I say the Democrats should do something more drastic than “call for” a potentially abortive investigation by the Senate if they want a snowball’s chance in our overheating climate of gaining back some Congressional seats in 2018.

I’ve been watching all of this Trump drama closely, and what I’ve seen so far, as Trump et al. have stupidly ravaged the ACA, the Dodd-Frank Bill, the fiduciary rule, National Security Council’s Principals Committee, federal funding for sanctuary cities, reproductive health advocacy, the TPP, sacred lands belonging to the First Nation people, and perfectly viable immigration policies, among so many other things, is the Democrats in Congress putting up a very weak, ineffectual fight against their autocratic sweep into power.

That’s why I haven’t written here in so long. I’ve been depressed. I’ve begun to think the neocameralist society for which the alt-right seems to be pushing is a mere one or two executive orders away.

A fellow WordPress blogger, a couple weeks ago, wrote an anniversary tribute to the publication of James Baldwin’s canonical text, The Fire Next Time, and began the post with this quote: ” . . . [A] civilization is not destroyed by wicked people; it is not necessary that people be wicked but only that they be spineless.”

When I read this, I can’t lie; I thought immediately about the Democratic Party and what is happening politically in America right now.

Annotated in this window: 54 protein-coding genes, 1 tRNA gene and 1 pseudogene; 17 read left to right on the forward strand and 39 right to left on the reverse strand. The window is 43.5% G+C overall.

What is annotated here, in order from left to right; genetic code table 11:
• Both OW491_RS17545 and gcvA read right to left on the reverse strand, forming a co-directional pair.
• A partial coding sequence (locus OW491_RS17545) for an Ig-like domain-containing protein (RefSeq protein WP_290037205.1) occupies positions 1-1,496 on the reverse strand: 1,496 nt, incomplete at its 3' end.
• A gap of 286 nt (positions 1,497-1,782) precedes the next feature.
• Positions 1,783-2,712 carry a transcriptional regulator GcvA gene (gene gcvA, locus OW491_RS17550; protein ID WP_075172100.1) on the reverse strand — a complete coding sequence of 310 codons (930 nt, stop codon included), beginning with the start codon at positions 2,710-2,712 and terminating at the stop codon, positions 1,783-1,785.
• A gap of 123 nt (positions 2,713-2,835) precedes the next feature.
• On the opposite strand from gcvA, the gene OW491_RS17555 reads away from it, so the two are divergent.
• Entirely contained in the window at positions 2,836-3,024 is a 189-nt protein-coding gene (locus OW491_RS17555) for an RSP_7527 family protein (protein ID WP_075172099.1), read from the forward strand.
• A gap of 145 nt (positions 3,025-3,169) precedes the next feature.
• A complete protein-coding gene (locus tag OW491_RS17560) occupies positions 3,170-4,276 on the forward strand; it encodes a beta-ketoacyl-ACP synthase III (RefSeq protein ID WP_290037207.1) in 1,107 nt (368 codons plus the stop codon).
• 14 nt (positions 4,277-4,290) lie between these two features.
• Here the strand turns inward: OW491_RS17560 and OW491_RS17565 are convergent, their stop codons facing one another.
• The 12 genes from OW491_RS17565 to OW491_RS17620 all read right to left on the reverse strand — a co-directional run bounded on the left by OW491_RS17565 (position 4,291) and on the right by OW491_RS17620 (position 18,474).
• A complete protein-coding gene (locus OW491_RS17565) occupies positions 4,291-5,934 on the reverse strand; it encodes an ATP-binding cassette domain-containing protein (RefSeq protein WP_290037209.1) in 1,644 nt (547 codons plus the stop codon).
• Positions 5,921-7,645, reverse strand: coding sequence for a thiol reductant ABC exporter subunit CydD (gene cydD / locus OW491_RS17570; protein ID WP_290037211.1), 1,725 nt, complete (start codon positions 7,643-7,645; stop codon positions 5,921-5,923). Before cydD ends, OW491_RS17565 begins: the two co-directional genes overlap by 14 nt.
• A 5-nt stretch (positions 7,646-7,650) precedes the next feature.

As I said, though, this Flynn situation is an opportunity. Democrats can use it to do a few things they have desperately needed to do to clean up their share of the mess left after the collision of Hillary and Trump.

First, the Democratic Representatives and Senators should unite with any Republicans they can to formalize a civil resistance campaign against Trump whose main tactic is refusing to follow any of his executive orders that elicit “notable” opposition from their constituents (hundreds of thousands of signatures on petitions, phone calls, postcards, and so on).

As I pointed out before, Amendment 10 says, “The powers not delegated to the United States by the Constitution, nor prohibited by it to the states, are reserved to the states respectively, or to the people.” This can be the legal grounds for their action.

They cannot be charged with treason. The Constitution defines treason as “levying War against [the United States], or . . . adhering to their Enemies, giving them Aid and Comfort.” Even Trump – with his gift for deliberate misconstruance – can’t frame the sort of civil resistance I’m proposing as that. And, anyway, if the campaign is bipartisan, Trump would be hard-pressed to discredit the motives of his own party members. He can’t accuse Republicans of trying to wrest power for their party because they are his party, and they have a super majority right now.

Second, the Democrats should launch a speech campaign. They should have the best-liked members of the party – Warren, Sanders, Pelosi, Booker, Waters – go to the states where they are in the most danger of losing seats in 2018 or where they could finagle seats if they strike the proper chord with fringe voters and hold major televised “meetings” designed to rebrand the party.

During these events, they should talk about the boycott against Trump, couching it in a rhetoric of patriotism and service. They should tell America their reluctance to support Trump is rooted in a deep concern for the future well-being of all Americans – and especially those that held their noses and voted for Trump – who will likely have hardest time swallowing the bitter consequences that are already coming to pass.